Coating Joined Parts

June 18 2021 Purity

Welding parts

Are Brazed, soldered, or welded joints able to be coated? Are there compatibility problems with the coating? Let’s discuss each of these questions in detail.

Coating Joined Parts

First let’s discuss brazing and soldering. Customers usually have 3 concerns about processing solder and braze joints in customer-supplied parts:

  1. Will the joint physically survive the heat exposure of our process?
  2. Will the solder/braze material contaminate SilcoTek processing systems (vessels / lines / other customer parts)?
  3. Will the joint area pass SilcoTek’s visual inspection criteria?

In this blog post you will learn:

  • Recommended joining methods that are compatible with the SilcoTek coating process.
  • Steps to take to assure a high quality coated brazed or welded joint.
  • How to avoid joint failures during the silicon barrier coating process.

Let’s discuss the third concern first.  It is common for the coated solder/ braze joint area to appear “hazy” after processing.  Though the coating performance should not be negatively affected, the customer can expect a different visual appearance in the brazed or soldered areas.  

Brazing and Process Concerns: Process Heat exposure and Contamination

Brazing is a joining process where metals are bonded together using a filler metal with a lower melting point than the base material.  Heat, via torch or furnace, is used to liquefy and allow the flow of filler metal (via capillary action), which then cools, solidifies, and joins the base material.  Additional materials, such as flux, may be used to prevent the accumulation of oxides and other undesirable contaminants in the filler metal.

Brazing and soldering are typically defined by the melting temperature of the filler material, with brazing joints rated to withstand temperatures over 450°C whereby solder joints can fail above 370°C.  Most braze joints will survive our process, however it’s our experience that vacuum nickel brazing yields the best coating appearance.

Recommendations for braze joints:

  • Most braze joints are compatible with our process temperatures
  • Most braze joints will not cause contamination issues
  • The most preferred braze method is Vacuum Nickel Brazing.  This joining method is highly compatible with our process and does not show cosmetic hazing.  Titanium brazing, although not as popular, also coats well.
  • For high copper-containing filler material, a general recommendation is to follow our current existing guidelines on copper-containing base materials.

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Soldering and Process Contamination Concerns

Solder filler material may have some of the same components as found in braze materials, such as silver and copper, but it is also alloyed with metals such as tin, bismuth, indium, zinc, antimony, and gold.  Solder is applied at a lower temperature than brazing and typically contains metals with a lower melting temperature.  The lower application temperature of solder means that the joint will likely fail when exposed to our elevated process temperature. The resulting joint failure may also contaminate the process and result in compromised coating quality.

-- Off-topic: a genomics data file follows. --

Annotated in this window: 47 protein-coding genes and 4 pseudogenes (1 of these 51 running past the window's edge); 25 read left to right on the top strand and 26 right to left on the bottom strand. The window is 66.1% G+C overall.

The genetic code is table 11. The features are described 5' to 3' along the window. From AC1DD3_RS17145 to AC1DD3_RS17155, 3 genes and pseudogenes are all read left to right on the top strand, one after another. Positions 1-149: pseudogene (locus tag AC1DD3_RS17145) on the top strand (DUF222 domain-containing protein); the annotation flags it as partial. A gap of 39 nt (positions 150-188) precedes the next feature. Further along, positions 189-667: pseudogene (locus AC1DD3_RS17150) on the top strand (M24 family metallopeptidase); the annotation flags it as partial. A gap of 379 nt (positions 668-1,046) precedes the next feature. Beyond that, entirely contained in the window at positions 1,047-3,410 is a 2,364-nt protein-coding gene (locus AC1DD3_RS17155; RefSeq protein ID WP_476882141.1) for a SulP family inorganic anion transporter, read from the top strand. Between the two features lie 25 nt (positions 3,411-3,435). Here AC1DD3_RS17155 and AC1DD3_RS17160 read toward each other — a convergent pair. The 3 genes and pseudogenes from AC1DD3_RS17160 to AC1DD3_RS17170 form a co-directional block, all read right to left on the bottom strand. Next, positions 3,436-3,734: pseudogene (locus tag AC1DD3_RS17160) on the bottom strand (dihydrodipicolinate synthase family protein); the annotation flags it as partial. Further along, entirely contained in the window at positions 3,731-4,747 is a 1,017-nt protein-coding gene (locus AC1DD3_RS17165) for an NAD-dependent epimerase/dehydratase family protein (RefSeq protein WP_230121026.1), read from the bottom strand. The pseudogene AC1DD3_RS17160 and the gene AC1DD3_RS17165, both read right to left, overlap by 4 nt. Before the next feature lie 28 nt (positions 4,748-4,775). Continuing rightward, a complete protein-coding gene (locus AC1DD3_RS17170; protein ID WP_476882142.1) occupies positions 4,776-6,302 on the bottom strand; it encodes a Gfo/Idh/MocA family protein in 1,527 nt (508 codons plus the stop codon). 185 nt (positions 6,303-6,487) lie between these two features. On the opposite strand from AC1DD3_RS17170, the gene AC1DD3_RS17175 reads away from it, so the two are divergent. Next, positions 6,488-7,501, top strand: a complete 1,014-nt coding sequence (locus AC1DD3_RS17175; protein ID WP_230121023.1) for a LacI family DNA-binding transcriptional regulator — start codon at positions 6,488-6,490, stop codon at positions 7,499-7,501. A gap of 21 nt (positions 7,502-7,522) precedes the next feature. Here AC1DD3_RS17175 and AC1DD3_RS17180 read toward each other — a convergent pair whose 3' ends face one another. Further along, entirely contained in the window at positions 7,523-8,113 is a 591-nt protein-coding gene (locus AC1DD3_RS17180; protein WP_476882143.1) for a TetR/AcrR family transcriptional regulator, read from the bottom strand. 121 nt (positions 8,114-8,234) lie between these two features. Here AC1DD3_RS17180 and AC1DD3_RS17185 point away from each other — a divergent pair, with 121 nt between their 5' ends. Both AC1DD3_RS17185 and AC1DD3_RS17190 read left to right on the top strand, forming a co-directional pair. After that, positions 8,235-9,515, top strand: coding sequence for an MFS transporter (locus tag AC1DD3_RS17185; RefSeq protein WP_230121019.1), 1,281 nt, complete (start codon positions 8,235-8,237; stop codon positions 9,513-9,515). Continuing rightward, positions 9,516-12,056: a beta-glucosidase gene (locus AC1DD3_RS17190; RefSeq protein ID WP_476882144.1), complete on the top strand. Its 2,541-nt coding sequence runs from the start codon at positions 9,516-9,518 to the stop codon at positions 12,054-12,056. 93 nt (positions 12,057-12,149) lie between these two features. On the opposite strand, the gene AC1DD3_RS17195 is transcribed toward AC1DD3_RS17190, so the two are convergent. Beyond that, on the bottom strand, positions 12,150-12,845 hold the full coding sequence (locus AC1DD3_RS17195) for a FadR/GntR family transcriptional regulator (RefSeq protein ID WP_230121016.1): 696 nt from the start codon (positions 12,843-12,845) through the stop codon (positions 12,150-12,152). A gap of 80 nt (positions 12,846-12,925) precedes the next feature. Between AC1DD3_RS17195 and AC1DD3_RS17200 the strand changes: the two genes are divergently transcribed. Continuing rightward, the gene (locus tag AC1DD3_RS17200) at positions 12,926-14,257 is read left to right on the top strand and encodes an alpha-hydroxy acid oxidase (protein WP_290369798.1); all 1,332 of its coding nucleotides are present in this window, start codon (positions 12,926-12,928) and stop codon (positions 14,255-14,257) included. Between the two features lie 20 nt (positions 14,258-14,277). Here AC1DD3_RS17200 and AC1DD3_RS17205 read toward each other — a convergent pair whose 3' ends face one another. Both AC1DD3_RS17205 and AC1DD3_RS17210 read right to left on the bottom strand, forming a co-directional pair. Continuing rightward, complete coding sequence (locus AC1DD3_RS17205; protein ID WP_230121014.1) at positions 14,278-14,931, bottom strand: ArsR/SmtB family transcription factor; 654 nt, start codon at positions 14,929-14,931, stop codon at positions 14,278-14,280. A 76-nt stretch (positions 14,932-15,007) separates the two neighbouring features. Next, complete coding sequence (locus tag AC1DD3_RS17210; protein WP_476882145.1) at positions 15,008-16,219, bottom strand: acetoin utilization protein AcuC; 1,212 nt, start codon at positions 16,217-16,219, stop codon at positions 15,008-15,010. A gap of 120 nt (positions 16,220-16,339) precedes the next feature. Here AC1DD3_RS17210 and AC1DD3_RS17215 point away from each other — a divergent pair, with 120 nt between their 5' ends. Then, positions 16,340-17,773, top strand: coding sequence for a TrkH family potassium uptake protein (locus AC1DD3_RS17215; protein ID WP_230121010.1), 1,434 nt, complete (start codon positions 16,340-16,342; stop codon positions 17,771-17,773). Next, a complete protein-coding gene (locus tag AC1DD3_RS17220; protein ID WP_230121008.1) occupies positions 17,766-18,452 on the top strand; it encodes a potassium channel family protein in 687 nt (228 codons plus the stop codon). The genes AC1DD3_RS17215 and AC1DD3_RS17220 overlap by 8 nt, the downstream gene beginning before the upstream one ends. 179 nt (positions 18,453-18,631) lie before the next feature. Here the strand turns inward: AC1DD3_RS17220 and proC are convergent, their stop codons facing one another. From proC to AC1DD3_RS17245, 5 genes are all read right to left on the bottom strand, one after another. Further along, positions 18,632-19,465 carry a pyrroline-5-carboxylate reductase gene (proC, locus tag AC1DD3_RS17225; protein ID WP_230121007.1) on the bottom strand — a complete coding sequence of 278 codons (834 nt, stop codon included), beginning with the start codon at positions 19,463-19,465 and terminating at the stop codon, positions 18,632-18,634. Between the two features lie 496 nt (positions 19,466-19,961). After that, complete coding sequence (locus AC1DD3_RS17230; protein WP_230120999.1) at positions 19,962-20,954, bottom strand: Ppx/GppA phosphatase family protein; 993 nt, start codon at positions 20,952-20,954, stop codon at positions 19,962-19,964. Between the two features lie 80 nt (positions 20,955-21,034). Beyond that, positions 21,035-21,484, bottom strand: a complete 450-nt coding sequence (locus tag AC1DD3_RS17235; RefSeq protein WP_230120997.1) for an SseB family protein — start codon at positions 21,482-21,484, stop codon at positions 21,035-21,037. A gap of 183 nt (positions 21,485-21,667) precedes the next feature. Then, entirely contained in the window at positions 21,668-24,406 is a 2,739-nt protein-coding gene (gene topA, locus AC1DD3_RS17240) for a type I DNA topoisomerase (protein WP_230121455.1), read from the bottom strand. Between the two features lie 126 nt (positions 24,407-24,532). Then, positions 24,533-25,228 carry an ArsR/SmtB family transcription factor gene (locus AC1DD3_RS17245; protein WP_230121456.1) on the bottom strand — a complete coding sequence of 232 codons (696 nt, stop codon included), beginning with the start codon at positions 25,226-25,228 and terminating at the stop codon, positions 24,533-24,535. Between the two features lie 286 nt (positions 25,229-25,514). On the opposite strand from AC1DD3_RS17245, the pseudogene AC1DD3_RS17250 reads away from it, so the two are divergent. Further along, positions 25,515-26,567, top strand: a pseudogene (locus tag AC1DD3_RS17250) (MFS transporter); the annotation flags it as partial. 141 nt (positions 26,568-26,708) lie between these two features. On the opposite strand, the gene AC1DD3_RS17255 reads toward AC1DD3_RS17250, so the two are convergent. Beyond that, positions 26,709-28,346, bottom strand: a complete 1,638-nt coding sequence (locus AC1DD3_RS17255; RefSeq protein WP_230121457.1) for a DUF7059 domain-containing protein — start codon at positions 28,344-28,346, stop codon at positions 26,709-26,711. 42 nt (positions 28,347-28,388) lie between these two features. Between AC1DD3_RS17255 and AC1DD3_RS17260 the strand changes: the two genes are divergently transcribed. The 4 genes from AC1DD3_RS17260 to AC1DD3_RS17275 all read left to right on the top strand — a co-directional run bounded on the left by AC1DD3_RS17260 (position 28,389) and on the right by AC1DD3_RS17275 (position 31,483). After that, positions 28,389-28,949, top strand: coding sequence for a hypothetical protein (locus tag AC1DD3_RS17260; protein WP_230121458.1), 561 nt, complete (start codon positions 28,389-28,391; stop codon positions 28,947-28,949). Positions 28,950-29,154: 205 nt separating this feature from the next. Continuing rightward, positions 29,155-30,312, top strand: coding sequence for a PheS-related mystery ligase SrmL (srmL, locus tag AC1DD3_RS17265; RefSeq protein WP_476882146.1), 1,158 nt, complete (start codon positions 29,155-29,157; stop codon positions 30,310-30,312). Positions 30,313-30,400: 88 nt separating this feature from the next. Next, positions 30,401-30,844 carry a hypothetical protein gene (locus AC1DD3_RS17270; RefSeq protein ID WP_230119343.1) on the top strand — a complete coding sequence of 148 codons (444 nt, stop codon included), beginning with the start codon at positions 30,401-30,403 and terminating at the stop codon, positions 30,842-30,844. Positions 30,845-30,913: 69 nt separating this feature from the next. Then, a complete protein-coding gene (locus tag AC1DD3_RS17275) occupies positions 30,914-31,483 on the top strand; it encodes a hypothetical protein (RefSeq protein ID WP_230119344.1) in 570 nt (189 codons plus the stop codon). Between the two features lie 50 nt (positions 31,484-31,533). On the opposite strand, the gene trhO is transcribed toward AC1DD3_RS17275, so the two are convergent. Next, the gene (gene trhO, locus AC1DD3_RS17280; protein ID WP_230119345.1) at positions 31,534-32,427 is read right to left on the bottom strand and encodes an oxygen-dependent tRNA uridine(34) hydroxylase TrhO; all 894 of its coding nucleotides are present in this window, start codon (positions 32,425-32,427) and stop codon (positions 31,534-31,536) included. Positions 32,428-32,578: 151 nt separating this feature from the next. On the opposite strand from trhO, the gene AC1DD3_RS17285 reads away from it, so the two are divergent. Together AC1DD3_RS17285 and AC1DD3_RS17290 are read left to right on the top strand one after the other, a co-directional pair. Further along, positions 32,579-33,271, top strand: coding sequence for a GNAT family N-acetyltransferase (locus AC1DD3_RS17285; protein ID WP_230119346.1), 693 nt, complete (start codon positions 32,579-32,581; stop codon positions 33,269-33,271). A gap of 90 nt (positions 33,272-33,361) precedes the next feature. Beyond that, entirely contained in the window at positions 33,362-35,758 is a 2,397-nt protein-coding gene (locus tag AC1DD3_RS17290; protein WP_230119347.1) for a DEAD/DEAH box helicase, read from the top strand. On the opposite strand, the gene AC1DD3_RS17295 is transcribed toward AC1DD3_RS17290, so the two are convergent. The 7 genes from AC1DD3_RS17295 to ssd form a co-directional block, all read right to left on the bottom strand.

Recommendations for solder joints:

  • Because of their low melting temperature, it is not recommended to process parts with soldered areas, especially those with high percentages of tin, lead, and zinc.
  • However, the presence of the above materials may not disqualify the use of a specific solder.  It is best to know the specific temperature limitations of the solder material and contact our Technical Service Team to discuss the application.

A note about silver soldering.  Silver soldered components are typically not soldered, but rather brazed. Most “silver solder” joints will survive SilcoTek’s processing but may appear hazy after the coating deposition.

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Dursan_flanges-Welding is a high temperature joining of 2 parts. The process usually involves using a welding stick composed of various alloys to join 2 components.  The extreme temperature associated with welding will remove the SilcoTek coating approximately 2-4mm in all directions from the heat affected zone.  When possible, it is recommended to first weld parts, then send them to SilcoTek for coating. Go to our FAQ Page to learn more about coating capability and part size.  

SilcoTek can coat over high-quality welds, such as those listed in our material compatibility guide, without process contamination and with excellent coating appearance  


Joining Summary

SilcoTek is able to coat over welded and brazed parts if the joining process involves a TIG/ MIG weld, vacuum-nickel brazing, or a silver solder that can withstand up to 450°C.  Please see our Technical Insight, “Recommendations for Coating Components with Braze and Solder Joints” to learn more.  Contact our Technical Service Team if you have questions about process compatibility or coating performance.  We're here to contribute to solving your product contamination problems.

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